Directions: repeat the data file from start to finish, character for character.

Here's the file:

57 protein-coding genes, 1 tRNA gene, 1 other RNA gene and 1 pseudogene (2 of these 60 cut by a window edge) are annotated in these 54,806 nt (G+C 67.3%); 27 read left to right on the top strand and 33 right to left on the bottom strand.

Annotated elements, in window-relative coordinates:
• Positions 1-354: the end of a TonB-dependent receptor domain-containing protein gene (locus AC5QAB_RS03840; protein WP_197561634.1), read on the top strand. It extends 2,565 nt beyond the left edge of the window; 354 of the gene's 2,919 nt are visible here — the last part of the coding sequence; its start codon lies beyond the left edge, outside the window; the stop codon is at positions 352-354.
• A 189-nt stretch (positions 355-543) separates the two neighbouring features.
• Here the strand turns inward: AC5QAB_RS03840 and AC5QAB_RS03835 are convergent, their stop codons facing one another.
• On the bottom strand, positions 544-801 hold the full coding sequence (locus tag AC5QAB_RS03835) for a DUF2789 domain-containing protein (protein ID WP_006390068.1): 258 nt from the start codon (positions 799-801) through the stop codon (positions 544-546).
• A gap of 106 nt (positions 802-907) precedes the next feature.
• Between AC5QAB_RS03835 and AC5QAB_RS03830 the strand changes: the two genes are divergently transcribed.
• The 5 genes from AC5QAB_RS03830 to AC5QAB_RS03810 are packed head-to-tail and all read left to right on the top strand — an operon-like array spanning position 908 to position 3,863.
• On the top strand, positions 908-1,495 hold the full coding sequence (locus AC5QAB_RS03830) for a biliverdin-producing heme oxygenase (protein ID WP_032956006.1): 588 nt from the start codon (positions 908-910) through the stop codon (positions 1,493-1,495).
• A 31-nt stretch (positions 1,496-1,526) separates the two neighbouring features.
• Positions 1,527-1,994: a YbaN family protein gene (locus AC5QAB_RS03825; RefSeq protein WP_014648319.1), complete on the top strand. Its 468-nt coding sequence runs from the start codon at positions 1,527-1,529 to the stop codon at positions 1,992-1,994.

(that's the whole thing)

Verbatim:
57 protein-coding genes, 1 tRNA gene, 1 other RNA gene and 1 pseudogene (2 of these 60 cut by a window edge) are annotated in these 54,806 nt (G+C 67.3%); 27 read left to right on the top strand and 33 right to left on the bottom strand.

Annotated elements, in window-relative coordinates:
• Positions 1-354: the end of a TonB-dependent receptor domain-containing protein gene (locus AC5QAB_RS03840; protein WP_197561634.1), read on the top strand. It extends 2,565 nt beyond the left edge of the window; 354 of the gene's 2,919 nt are visible here — the last part of the coding sequence; its start codon lies beyond the left edge, outside the window; the stop codon is at positions 352-354.
• A 189-nt stretch (positions 355-543) separates the two neighbouring features.
• Here the strand turns inward: AC5QAB_RS03840 and AC5QAB_RS03835 are convergent, their stop codons facing one another.
• On the bottom strand, positions 544-801 hold the full coding sequence (locus tag AC5QAB_RS03835) for a DUF2789 domain-containing protein (protein ID WP_006390068.1): 258 nt from the start codon (positions 799-801) through the stop codon (positions 544-546).
• A gap of 106 nt (positions 802-907) precedes the next feature.
• Between AC5QAB_RS03835 and AC5QAB_RS03830 the strand changes: the two genes are divergently transcribed.
• The 5 genes from AC5QAB_RS03830 to AC5QAB_RS03810 are packed head-to-tail and all read left to right on the top strand — an operon-like array spanning position 908 to position 3,863.
• On the top strand, positions 908-1,495 hold the full coding sequence (locus AC5QAB_RS03830) for a biliverdin-producing heme oxygenase (protein ID WP_032956006.1): 588 nt from the start codon (positions 908-910) through the stop codon (positions 1,493-1,495).
• A 31-nt stretch (positions 1,496-1,526) separates the two neighbouring features.
• Positions 1,527-1,994: a YbaN family protein gene (locus AC5QAB_RS03825; RefSeq protein WP_014648319.1), complete on the top strand. Its 468-nt coding sequence runs from the start codon at positions 1,527-1,529 to the stop codon at positions 1,992-1,994.